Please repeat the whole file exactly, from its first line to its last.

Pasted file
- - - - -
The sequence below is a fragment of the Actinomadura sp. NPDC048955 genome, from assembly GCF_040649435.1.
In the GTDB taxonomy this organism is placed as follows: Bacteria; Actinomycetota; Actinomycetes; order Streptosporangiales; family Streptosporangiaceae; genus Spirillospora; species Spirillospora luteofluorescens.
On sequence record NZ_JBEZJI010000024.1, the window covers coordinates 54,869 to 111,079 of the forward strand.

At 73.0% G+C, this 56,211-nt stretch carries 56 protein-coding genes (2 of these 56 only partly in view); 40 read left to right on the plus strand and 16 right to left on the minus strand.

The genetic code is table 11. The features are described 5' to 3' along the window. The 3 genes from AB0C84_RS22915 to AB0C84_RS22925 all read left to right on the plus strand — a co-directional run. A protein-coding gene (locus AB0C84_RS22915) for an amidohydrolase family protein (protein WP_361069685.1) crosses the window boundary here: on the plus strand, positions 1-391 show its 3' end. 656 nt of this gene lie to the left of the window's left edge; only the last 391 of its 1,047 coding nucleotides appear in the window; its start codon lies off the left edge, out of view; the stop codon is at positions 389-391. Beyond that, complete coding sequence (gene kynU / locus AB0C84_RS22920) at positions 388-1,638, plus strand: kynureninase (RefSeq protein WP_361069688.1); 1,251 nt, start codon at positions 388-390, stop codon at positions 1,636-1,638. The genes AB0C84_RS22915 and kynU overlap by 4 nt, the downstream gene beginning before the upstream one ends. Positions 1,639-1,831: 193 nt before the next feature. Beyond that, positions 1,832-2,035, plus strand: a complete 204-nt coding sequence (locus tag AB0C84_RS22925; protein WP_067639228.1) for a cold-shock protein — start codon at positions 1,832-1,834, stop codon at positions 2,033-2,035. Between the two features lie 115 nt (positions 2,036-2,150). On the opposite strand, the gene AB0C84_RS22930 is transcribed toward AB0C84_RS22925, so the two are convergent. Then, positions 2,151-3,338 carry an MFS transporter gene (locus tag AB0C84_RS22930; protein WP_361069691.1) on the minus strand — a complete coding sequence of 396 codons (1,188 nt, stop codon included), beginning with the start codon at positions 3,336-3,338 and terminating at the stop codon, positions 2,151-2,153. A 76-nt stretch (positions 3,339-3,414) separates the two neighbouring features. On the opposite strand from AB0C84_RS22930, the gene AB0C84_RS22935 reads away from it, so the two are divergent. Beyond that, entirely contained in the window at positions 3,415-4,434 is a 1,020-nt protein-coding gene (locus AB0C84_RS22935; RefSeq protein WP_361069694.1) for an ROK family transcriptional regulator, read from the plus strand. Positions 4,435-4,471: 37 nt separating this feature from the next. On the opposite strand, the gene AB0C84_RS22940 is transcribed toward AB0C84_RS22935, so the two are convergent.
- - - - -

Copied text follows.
The sequence below is a fragment of the Actinomadura sp. NPDC048955 genome, from assembly GCF_040649435.1.
In the GTDB taxonomy this organism is placed as follows: Bacteria; Actinomycetota; Actinomycetes; order Streptosporangiales; family Streptosporangiaceae; genus Spirillospora; species Spirillospora luteofluorescens.
On sequence record NZ_JBEZJI010000024.1, the window covers coordinates 54,869 to 111,079 of the forward strand.

At 73.0% G+C, this 56,211-nt stretch carries 56 protein-coding genes (2 of these 56 only partly in view); 40 read left to right on the plus strand and 16 right to left on the minus strand.

The genetic code is table 11. The features are described 5' to 3' along the window. The 3 genes from AB0C84_RS22915 to AB0C84_RS22925 all read left to right on the plus strand — a co-directional run. A protein-coding gene (locus AB0C84_RS22915) for an amidohydrolase family protein (protein WP_361069685.1) crosses the window boundary here: on the plus strand, positions 1-391 show its 3' end. 656 nt of this gene lie to the left of the window's left edge; only the last 391 of its 1,047 coding nucleotides appear in the window; its start codon lies off the left edge, out of view; the stop codon is at positions 389-391. Beyond that, complete coding sequence (gene kynU / locus AB0C84_RS22920) at positions 388-1,638, plus strand: kynureninase (RefSeq protein WP_361069688.1); 1,251 nt, start codon at positions 388-390, stop codon at positions 1,636-1,638. The genes AB0C84_RS22915 and kynU overlap by 4 nt, the downstream gene beginning before the upstream one ends. Positions 1,639-1,831: 193 nt before the next feature. Beyond that, positions 1,832-2,035, plus strand: a complete 204-nt coding sequence (locus tag AB0C84_RS22925; protein WP_067639228.1) for a cold-shock protein — start codon at positions 1,832-1,834, stop codon at positions 2,033-2,035. Between the two features lie 115 nt (positions 2,036-2,150). On the opposite strand, the gene AB0C84_RS22930 is transcribed toward AB0C84_RS22925, so the two are convergent. Then, positions 2,151-3,338 carry an MFS transporter gene (locus tag AB0C84_RS22930; protein WP_361069691.1) on the minus strand — a complete coding sequence of 396 codons (1,188 nt, stop codon included), beginning with the start codon at positions 3,336-3,338 and terminating at the stop codon, positions 2,151-2,153. A 76-nt stretch (positions 3,339-3,414) separates the two neighbouring features. On the opposite strand from AB0C84_RS22930, the gene AB0C84_RS22935 reads away from it, so the two are divergent. Beyond that, entirely contained in the window at positions 3,415-4,434 is a 1,020-nt protein-coding gene (locus AB0C84_RS22935; RefSeq protein WP_361069694.1) for an ROK family transcriptional regulator, read from the plus strand. Positions 4,435-4,471: 37 nt separating this feature from the next. On the opposite strand, the gene AB0C84_RS22940 is transcribed toward AB0C84_RS22935, so the two are convergent.